Posted by: Benjamin Farahmand on 29 Sep 05

Although wearing electrically active clothing doesn't appeal to me considering the possible effects of EM radiation continually so close to my body, the possibility of increased photovoltaics in exterior building materials and even window curtains is an exciting idea.


Posted by: Mark Waddle on 29 Sep 05

Hmm, photovoltaics don't really generate any EM radiation, although they do absorb it.


Posted by: sanman on 29 Sep 05

I remember having a conversation with Ed Mlavsky (spelling?) who was a VP at Tyco Mobil where they had just started producing ribbons of silicon crystal. We were standing on the train platform in Lincoln, MA and it was 1975 or so. Mlavsky told me that they would have cheap solar cells on the market within three to five years.

From laboratory to market takes at least that three to five years and probably longer. Don't hold your breath.


Posted by: gmoke on 29 Sep 05

Oh for these materials to be in our common residential roofing materials.


Posted by: JC on 29 Sep 05

How long would it take, and how much would it cost to replace all the energy we currently get from oil, plus 'economic growth' with such fanciful 'solutions'? Oh, and what about all the physical goods we derive from fossil fuels, such as our food, supported by artificial fertilizers made from natural gas... Seems this is another fine mess we've gotten ourselves into. A mess not even a reptile brained war could ever get us out of. Our overpopulation rose on fossil fuels, and will decline with them. Get ready for the fall, this isn't going to be pretty.


Posted by: logspirit on 1 Oct 05

logspirit: You make some interesting points, however organic (aka sustainable) farming practices do not rely on fossil fuel by-products for fertilizers and the like. Granted, it still takes energy to run the tractors and other equipment, however those could be fueled by bio-fuels.

Also, vegetarianism takes far fewer resources/energy, and is generally a healthier diet for humans anyhow.


Posted by: Michael K on 1 Oct 05

We dont have to worry about meat and veg. Frankenmeat and franketveg will handle the needed tasks just fine. Hydrogen and biodeisel will handle most transportation fuel needs just fine... that and coal liquids anfd shale/oilsand squeezings will handle most of the rest.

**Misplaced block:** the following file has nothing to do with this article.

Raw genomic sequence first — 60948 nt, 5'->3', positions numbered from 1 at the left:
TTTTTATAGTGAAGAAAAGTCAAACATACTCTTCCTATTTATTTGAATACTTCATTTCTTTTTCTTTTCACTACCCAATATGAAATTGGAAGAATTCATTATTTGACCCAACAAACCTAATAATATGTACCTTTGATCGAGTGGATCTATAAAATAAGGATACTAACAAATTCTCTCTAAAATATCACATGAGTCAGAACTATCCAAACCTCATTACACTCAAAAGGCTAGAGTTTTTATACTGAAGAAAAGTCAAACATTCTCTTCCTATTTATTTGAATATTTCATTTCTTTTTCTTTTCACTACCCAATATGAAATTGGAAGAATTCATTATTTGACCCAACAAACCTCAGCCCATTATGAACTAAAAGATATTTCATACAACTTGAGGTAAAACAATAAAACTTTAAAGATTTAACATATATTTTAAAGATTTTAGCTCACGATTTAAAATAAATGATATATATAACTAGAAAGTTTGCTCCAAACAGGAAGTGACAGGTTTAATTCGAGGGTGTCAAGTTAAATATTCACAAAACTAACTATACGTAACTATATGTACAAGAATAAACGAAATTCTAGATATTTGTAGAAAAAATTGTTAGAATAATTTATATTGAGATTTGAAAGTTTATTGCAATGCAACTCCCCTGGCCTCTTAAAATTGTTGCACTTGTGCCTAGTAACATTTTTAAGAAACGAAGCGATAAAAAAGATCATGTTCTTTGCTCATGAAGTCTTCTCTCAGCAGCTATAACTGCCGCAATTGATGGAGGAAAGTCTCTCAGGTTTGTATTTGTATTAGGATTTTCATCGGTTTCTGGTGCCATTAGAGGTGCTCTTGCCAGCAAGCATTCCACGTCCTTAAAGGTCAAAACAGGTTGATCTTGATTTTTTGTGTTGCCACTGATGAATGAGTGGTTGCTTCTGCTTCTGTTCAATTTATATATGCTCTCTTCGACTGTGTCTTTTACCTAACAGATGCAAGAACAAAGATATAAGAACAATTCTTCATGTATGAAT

Everything else will be either pure eletric or some other inventive workaround.

Where none of that works.. well foot power has been in action for as long as people had feet and its dirt cheap.


Posted by: wintermane on 2 Oct 05

GMO’s will prove to be an environmental disaster. Their “promise” is over hyped and they will not deliver as the money interests backing them have promised.

Fortunately they are not needed at all to feed the population. The food problem is not one of production, but rather distribution.

Raising animals for food requires/consumes energy, water and grains. If any of these come into short supply, reducing or eliminating meat from the diet could be used as a conservation measure.


Posted by: Michael K on 2 Oct 05

“Although wearing electrically active clothing doesn't appeal to me considering the possible effects of EM radiation continually so close to my body”

EM radiation from electrical sources are generally associated with alternating current (AC); solar cells produce direct current (DC). In short, the AC produces ever changing magnetic fields, whereas DC produces a standing magnetic field.

While the effects of magnetism on the body are still hotly debated, the greater concern – currently – seems to be over constantly changing fields as opposed to standing fields. Of course this is not to say that in the future, the concern might not shift as new knowledge is acquired.

Do you carry a cell phone? It is often carried next to one’s body and is a constant source of microwave radiation, even when just in stand-by mode. There is probably much more to be concerned about in carrying a cell phone next to one’s body than in actually wearing a DC power source. Same goes for using wireless networking on your computer (or just being in a wireless hot zone), or using Blue Tooth devices.


Posted by: Michael K on 2 Oct 05